Advertisement
Australia markets open in 2 hours 29 minutes
  • ALL ORDS

    8,012.10
    +1.60 (+0.02%)
     
  • AUD/USD

    0.6659
    -0.0014 (-0.21%)
     
  • ASX 200

    7,769.40
    -0.30 (-0.00%)
     
  • OIL

    82.34
    +0.77 (+0.94%)
     
  • GOLD

    2,373.60
    +26.70 (+1.14%)
     
  • Bitcoin AUD

    97,833.38
    +126.48 (+0.13%)
     
  • CMC Crypto 200

    1,361.46
    -21.20 (-1.53%)
     

$25 billion of property under threat: The 10 suburbs most at risk

Property: Aerial view of a Sydney suburb with apartment blocks located right on the coastal line.
Billions of dollars of premium property is at risk of coastal erosion over the coming years. (Source: Getty)

Increasing storm surges and coastal erosion have the potential to impact $25 billion worth of Australian residential coastal property, new research from CoreLogic found.

The report utilised a new Coastal Risk Score, which measured the potential impact of climate change over time.

Dr Pierre Wiart, CoreLogic’s head of consulting and risk management, said the damage caused by recent weather events in South-East Queensland and NSW were a tragic but timely reminder of the untold devastation extreme weather events could have on Australian people and property.

ADVERTISEMENT

Wiart said the Coastal Risk Score would inform homeowners, future buyers and financial-services sectors, such as insurers and lenders, of potential future climate-related coastal risks.

“In the next three decades, coastal risk will crystallise, with the tangible effects of climate change already being felt in most parts of Australia,” Wiart said.

“This is leading to direct physical and financial consequences. Coastal risk has far-reaching implications for the country’s property market and its supporting financial sector, including property valuations, home loan viability and insurance premiums.”

Wiart said the impact of climate change on Australia’s coastal erosion and rising sea levels was alarming and required urgent attention.

“Understanding the coastal risk associated with those properties is important to every owner, potential buyer and ultimately our property and financial sectors that are supporting the expansion of new coastal properties - in number and in value,” he said.

“Increasing coastal risk is also adding pressure on insurance. Property owners face ballooning insurance premiums and restricted insurance coverage, together diminishing their insurance affordability and protection of their significant assets.”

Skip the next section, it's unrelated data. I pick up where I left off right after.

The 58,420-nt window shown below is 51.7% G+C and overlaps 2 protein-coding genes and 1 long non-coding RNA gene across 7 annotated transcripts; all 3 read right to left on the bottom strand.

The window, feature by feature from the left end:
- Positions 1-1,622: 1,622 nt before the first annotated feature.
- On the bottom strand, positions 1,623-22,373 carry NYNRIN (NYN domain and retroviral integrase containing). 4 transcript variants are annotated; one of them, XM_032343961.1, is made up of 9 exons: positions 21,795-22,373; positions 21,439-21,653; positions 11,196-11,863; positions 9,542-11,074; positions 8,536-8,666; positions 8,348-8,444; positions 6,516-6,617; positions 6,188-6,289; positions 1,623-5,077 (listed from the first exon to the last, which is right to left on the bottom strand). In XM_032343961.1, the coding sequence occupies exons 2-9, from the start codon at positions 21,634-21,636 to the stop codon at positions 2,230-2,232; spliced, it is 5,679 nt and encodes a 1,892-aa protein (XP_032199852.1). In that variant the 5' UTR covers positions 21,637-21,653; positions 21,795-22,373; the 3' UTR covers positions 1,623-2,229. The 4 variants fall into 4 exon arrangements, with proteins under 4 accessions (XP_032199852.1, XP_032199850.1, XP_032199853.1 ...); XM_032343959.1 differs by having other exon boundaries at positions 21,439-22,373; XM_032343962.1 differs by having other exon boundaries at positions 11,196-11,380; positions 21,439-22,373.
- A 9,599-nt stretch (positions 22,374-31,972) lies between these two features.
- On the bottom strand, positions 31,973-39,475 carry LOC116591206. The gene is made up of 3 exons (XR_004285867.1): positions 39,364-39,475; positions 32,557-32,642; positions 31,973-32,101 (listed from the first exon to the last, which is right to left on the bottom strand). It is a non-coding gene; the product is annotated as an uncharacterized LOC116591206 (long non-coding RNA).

Australian suburbs most at risk

CoreLogic’s analysis found Queensland had the highest concentration of properties at ‘Very High’ risk for the number of both individual houses and units, owing to the Sunshine and Gold Coast’s densely populated coastlines.

However, New South Wales, Tasmania and South Australia also had a large number of individual houses classified as being at ‘Very High’ coastal risk.

The common traits of the top 10 suburbs are their close proximity to the coast, low elevation, fastest coastal retreat figures and high property values.

Top 10 suburbs by number of buildings exposed to CoreLogic’s Very High and High Coastal Risk Score.

Suburb (LGA)

State

Detached houses

Apartment dwellings

Value at Risk (VaR)

Paradise Point (Gold Coast)

QLD

406

43

$ 1,466.9 million

Cronulla (Sutherland)

NSW

8

254

$ 486.4 million

Port Melbourne (Port Phillip)

VIC

29

202

$ 483.8 million

Manly (Northern Beaches)

NSW

21

109

$ 462.1 million

Aspendale (Kingston)

VIC

112

136

$ 455.3 million

Runaway Bay (Gold Coast)

QLD

136

219

$ 424.1 million

Brighton (Bayside)

VIC

50

43

$ 415.4 million

Caloundra (Sunshine Coast)

QLD

20

523

$ 380.5 million

Collaroy (Northern Beaches)

NSW

34

74

$ 375.9 million

Golden Beach (Sunshine Coast)

QLD

100

294

$ 340.6 million

Tim Lawless, CoreLogic research director, said while Australia’s property wealth was principally distributed on the eastern and south-eastern seaboard, a significant proportion was located in the country’s premium coastal, river and harbourfront suburbs.

He said in the past two years the trend for coastal living had accelerated, drawing even more people to popular waterfront enclaves, resulting in unprecedented increases in housing growth rates.

“Spectacular views, lifestyle appeal and limited supply has long attracted a premium for Australia’s best coastal properties,” Lawless said.

“In the past two years however, there has been a broad demographic shift where more Australians are prepared to consider housing options outside of the capital cities.

“Working from home has been a catalyst of this trend, with more people basing themselves in regional locations during the pandemic.”

Follow Yahoo Finance on Facebook, LinkedIn, Instagram and Twitter, and subscribe to the free Fully Briefed daily newsletter.